In Part 1 of this series, we talked about how lasting wellness after cancer requires the healing of your internal terrain. Your goal is to nurture an internal environment which supports healthy cell function and doesn’t allow cancerous cells to flourish. It’s like enhancing the soil to assure a healthy, weed-free garden.
In its native state, your body is incredibly skilled at keeping itself balanced and healthy. It has a wealth of mechanisms for fighting off invading organisms and weeding out and destroying unhealthy cells, and it will perform these functions efficiently if you supply the nourishment it needs and keep its housekeeping systems in good condition.
As we’ve become a more convenience-oriented society, we’ve exposed our bodies to more and more substances they don’t recognize or know how to process well. A common example is highly processed food. Our digestive systems work hard to pick out meager nutrition from this pseudo-food, while our natural detoxification and immune systems work overtime keeping foreign substances in the food from damaging our organs. These undernourished, overworked body systems weaken over time, becoming less efficient at neutralizing and eliminating harmful compounds. Like the effect of a garbarge-workers’ strike on a city, these uncleared compounds toxify our internal terrain and make us susceptible to disease.
Standard cancer treatments – surgery, pharmaceuticals (including chemotherapy) and radiation – are also very hard on the internal terrain. The effort of clearing dead cells, breaking down and clearing drugs (once they’ve done their work) and rebuilding healthy tissue taxes organ systems and requires extraordinary supplies of nutrients, at a time when the very same treatments interfere with appetite and tolerance of certain foods. As a result, just about every survivor of standard cancer treatment is undernourished. No wonder so many suffer ongoing symptoms and struggle to recover energy and mental clarity.
Your body, however, is incredibly forgiving. Even after years of deterioration and disease, it will make heroic attempts to restore itself to working order if you’re diligent about providing for its basic needs. At the most fundamental level, these needs are:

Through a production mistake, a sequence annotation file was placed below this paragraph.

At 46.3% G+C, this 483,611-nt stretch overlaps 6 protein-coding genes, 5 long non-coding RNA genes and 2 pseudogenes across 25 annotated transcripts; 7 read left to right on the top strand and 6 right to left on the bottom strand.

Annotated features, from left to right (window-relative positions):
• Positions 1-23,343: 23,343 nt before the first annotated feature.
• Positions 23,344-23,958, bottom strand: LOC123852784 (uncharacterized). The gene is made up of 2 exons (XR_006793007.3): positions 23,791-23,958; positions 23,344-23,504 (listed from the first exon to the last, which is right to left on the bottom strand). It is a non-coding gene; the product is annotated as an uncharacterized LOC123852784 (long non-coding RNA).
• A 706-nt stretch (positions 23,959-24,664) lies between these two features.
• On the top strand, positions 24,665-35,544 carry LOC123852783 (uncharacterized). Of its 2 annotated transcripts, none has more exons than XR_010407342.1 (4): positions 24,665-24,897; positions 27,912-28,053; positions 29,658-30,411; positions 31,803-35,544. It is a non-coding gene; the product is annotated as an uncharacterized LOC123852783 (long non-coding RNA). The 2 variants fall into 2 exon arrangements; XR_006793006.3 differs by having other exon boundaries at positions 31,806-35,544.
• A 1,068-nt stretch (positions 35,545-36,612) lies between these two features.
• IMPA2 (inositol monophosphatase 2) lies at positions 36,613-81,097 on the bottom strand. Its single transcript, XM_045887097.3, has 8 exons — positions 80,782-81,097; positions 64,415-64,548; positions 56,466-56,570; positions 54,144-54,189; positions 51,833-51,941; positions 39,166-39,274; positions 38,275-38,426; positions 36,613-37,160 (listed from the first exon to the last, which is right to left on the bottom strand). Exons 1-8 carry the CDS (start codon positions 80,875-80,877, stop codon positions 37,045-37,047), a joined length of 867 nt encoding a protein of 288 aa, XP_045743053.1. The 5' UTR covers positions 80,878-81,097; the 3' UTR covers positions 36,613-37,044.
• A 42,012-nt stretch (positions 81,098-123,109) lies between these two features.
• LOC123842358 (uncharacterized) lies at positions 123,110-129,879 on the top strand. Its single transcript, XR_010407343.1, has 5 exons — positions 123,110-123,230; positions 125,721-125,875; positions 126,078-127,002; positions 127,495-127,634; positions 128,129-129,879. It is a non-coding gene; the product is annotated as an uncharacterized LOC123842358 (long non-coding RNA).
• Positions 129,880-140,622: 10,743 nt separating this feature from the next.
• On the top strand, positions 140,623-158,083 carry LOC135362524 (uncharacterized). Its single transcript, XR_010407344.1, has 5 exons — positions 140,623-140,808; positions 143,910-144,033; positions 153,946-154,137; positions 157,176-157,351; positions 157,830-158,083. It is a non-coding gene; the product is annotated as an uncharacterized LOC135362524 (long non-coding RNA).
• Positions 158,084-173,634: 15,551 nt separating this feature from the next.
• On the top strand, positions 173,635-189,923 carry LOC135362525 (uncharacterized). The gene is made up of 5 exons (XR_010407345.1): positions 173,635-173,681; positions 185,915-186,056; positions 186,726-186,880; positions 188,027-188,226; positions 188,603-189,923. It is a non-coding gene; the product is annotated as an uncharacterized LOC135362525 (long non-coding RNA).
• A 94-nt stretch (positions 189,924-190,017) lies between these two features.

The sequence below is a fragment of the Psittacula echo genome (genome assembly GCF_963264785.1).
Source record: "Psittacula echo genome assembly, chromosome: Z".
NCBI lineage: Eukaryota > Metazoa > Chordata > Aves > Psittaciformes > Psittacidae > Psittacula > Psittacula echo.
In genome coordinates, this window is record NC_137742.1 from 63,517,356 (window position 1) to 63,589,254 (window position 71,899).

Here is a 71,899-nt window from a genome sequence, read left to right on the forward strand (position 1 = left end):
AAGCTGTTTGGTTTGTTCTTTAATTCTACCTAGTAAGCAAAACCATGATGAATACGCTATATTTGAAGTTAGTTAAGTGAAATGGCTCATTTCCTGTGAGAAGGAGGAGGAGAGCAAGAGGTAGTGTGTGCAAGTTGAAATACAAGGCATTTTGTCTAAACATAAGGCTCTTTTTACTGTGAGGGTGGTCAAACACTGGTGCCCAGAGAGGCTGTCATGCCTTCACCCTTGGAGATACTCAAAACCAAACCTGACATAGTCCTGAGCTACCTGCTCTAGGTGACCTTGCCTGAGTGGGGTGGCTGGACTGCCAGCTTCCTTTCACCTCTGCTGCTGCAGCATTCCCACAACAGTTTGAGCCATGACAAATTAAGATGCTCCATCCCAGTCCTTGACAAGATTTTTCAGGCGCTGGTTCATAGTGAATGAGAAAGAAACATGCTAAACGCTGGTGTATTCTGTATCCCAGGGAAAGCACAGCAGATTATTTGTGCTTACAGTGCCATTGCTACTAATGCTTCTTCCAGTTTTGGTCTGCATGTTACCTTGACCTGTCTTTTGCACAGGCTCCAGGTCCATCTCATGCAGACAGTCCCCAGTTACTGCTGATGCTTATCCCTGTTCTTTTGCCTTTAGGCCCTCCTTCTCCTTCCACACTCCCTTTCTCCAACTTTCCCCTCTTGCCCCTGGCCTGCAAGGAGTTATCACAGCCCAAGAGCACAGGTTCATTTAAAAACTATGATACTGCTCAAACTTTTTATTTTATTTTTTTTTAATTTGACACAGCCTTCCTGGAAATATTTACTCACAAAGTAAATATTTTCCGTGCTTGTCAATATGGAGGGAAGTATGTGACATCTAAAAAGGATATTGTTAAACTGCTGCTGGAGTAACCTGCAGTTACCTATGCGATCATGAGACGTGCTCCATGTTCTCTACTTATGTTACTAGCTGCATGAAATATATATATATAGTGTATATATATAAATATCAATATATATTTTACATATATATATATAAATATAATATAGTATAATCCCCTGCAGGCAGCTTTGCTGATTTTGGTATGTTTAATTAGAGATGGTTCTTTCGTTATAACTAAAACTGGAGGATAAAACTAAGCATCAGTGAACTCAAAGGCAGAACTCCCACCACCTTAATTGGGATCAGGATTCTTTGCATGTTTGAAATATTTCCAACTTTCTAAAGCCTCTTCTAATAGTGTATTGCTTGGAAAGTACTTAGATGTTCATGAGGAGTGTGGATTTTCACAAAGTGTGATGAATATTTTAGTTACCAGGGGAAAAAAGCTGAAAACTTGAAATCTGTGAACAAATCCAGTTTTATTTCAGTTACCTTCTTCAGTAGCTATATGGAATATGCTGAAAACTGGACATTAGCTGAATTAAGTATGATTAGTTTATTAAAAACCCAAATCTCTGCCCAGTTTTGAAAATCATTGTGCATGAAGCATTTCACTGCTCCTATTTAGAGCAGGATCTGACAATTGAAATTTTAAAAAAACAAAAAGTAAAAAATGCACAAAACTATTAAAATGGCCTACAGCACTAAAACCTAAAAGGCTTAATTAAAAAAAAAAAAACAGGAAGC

· Balanced, whole-food, chemical- and hormone-free nutrition
· Adequate hydration
· Regular physical activity, to assure efficient housekeeping at the cellular level
· Adequate rest and relaxation
Therefore, the first stage back to wellness after cancer is seeing that your body’s basic needs are amply met, allowing it to repair and rebuild itself.
Sound too simple to be true? Consider this: major studies have shown exercise to improve survival after breast, colon and lung cancer by 33 to 50%.1 Nothing heroic is involved: this benefit was achieved simply by walking for 30 minutes five times per week. Exercise at that level costs nothing, has only helpful side effects and confers survival benefits at least as good any post-treatment drug. Why not have this survival advantage on your side?
The great news is that these are all factors you can control. Get ready to see symptoms fade and your energy return as you get back in charge of these wellness basics.
In part 3 of this series, we’ll build on this foundation to broaden your survivorship care plan.
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Wondering what specific steps you can take to prevent cancer recurrence?
Click here now to find out.
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1 For example:Irwin ML et al, Physical activity and survival in postmenopausal women with breast cancer: results from the women’s health initiative, Cancer Prevention Research, 2011 Apr; 4(4): 522-9.
© 2014 Shani Fox, ND, LLC
Marilyn Watson says
My daughter, Michelle passed away of breast cancer at the age of 26 in July 2000. At her request, we opened a resource center in our area to help women and families fighting breast cancer called Michelle’s Place. We have continued to grow and reach many women each year. We are concerned that so many of the women feel like they are lost after treatment and we are trying to find ways to help with this and rebuilding their emotional base. I know you are a long way from Temecula, CA, but would love to hear some of your ideas. I have followed your page and we are now ready to show webinars. My cell phone is 909-709-5419 and my home phone is 951-302-0739. Thank you for your help. I ran off your assessment.
Thank you for reaching out, Marilyn. How wonderful that you’ve created a haven for survivors – what a wonderful tribute to your daughter. I will reach out to you by phone so we can explore how I can support your community.